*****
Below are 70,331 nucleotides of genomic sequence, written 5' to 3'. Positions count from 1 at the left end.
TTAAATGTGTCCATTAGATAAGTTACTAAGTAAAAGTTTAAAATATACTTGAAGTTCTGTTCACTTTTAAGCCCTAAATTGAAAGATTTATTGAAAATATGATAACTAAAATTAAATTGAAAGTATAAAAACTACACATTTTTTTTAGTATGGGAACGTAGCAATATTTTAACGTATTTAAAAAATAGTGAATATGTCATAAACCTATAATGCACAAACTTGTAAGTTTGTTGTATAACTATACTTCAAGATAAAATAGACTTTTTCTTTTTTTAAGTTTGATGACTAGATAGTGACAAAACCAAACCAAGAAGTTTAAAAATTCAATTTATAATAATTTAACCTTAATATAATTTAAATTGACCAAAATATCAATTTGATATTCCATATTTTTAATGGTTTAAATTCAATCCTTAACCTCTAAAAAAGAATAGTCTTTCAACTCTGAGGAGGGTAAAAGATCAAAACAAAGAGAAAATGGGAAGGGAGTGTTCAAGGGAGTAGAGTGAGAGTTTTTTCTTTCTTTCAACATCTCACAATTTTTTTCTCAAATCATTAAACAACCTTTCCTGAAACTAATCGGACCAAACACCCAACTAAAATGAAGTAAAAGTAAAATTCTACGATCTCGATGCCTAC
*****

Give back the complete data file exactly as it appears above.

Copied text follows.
Below are 70,331 nucleotides of genomic sequence, written 5' to 3'. Positions count from 1 at the left end.
TTAAATGTGTCCATTAGATAAGTTACTAAGTAAAAGTTTAAAATATACTTGAAGTTCTGTTCACTTTTAAGCCCTAAATTGAAAGATTTATTGAAAATATGATAACTAAAATTAAATTGAAAGTATAAAAACTACACATTTTTTTTAGTATGGGAACGTAGCAATATTTTAACGTATTTAAAAAATAGTGAATATGTCATAAACCTATAATGCACAAACTTGTAAGTTTGTTGTATAACTATACTTCAAGATAAAATAGACTTTTTCTTTTTTTAAGTTTGATGACTAGATAGTGACAAAACCAAACCAAGAAGTTTAAAAATTCAATTTATAATAATTTAACCTTAATATAATTTAAATTGACCAAAATATCAATTTGATATTCCATATTTTTAATGGTTTAAATTCAATCCTTAACCTCTAAAAAAGAATAGTCTTTCAACTCTGAGGAGGGTAAAAGATCAAAACAAAGAGAAAATGGGAAGGGAGTGTTCAAGGGAGTAGAGTGAGAGTTTTTTCTTTCTTTCAACATCTCACAATTTTTTTCTCAAATCATTAAACAACCTTTCCTGAAACTAATCGGACCAAACACCCAACTAAAATGAAGTAAAAGTAAAATTCTACGATCTCGATGCCTAC